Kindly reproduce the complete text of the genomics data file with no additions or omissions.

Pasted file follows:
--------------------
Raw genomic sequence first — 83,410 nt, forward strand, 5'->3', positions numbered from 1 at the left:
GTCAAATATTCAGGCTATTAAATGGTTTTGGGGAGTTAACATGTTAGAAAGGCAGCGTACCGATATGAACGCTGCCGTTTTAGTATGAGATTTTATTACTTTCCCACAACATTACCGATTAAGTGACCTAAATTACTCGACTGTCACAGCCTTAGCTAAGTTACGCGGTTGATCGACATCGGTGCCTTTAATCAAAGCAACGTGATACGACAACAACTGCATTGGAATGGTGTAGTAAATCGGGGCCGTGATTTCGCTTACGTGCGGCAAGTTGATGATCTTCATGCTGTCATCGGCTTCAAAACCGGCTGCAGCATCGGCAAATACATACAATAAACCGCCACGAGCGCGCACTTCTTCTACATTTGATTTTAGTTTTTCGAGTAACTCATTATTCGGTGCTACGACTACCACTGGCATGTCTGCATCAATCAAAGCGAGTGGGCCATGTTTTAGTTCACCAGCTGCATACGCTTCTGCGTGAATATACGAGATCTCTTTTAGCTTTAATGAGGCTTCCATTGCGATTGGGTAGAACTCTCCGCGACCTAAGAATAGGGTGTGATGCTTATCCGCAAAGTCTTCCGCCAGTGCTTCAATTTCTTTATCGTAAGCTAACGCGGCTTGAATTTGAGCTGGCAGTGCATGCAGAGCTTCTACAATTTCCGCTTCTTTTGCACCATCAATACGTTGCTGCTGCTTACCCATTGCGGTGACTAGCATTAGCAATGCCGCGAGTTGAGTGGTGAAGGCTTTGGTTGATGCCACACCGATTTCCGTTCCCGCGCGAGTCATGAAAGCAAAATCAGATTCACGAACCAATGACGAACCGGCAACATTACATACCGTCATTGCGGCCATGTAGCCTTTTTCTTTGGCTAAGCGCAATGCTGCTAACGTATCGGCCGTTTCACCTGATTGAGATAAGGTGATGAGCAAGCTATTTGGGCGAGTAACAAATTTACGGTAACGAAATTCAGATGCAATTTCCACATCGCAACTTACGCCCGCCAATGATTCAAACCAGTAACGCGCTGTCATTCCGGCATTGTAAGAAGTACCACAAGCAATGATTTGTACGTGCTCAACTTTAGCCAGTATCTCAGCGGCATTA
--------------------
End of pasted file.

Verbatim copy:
Raw genomic sequence first — 83,410 nt, forward strand, 5'->3', positions numbered from 1 at the left:
GTCAAATATTCAGGCTATTAAATGGTTTTGGGGAGTTAACATGTTAGAAAGGCAGCGTACCGATATGAACGCTGCCGTTTTAGTATGAGATTTTATTACTTTCCCACAACATTACCGATTAAGTGACCTAAATTACTCGACTGTCACAGCCTTAGCTAAGTTACGCGGTTGATCGACATCGGTGCCTTTAATCAAAGCAACGTGATACGACAACAACTGCATTGGAATGGTGTAGTAAATCGGGGCCGTGATTTCGCTTACGTGCGGCAAGTTGATGATCTTCATGCTGTCATCGGCTTCAAAACCGGCTGCAGCATCGGCAAATACATACAATAAACCGCCACGAGCGCGCACTTCTTCTACATTTGATTTTAGTTTTTCGAGTAACTCATTATTCGGTGCTACGACTACCACTGGCATGTCTGCATCAATCAAAGCGAGTGGGCCATGTTTTAGTTCACCAGCTGCATACGCTTCTGCGTGAATATACGAGATCTCTTTTAGCTTTAATGAGGCTTCCATTGCGATTGGGTAGAACTCTCCGCGACCTAAGAATAGGGTGTGATGCTTATCCGCAAAGTCTTCCGCCAGTGCTTCAATTTCTTTATCGTAAGCTAACGCGGCTTGAATTTGAGCTGGCAGTGCATGCAGAGCTTCTACAATTTCCGCTTCTTTTGCACCATCAATACGTTGCTGCTGCTTACCCATTGCGGTGACTAGCATTAGCAATGCCGCGAGTTGAGTGGTGAAGGCTTTGGTTGATGCCACACCGATTTCCGTTCCCGCGCGAGTCATGAAAGCAAAATCAGATTCACGAACCAATGACGAACCGGCAACATTACATACCGTCATTGCGGCCATGTAGCCTTTTTCTTTGGCTAAGCGCAATGCTGCTAACGTATCGGCCGTTTCACCTGATTGAGATAAGGTGATGAGCAAGCTATTTGGGCGAGTAACAAATTTACGGTAACGAAATTCAGATGCAATTTCCACATCGCAACTTACGCCCGCCAATGATTCAAACCAGTAACGCGCTGTCATTCCGGCATTGTAAGAAGTACCACAAGCAATGATTTGTACGTGCTCAACTTTAGCCAGTATCTCAGCGGCATTA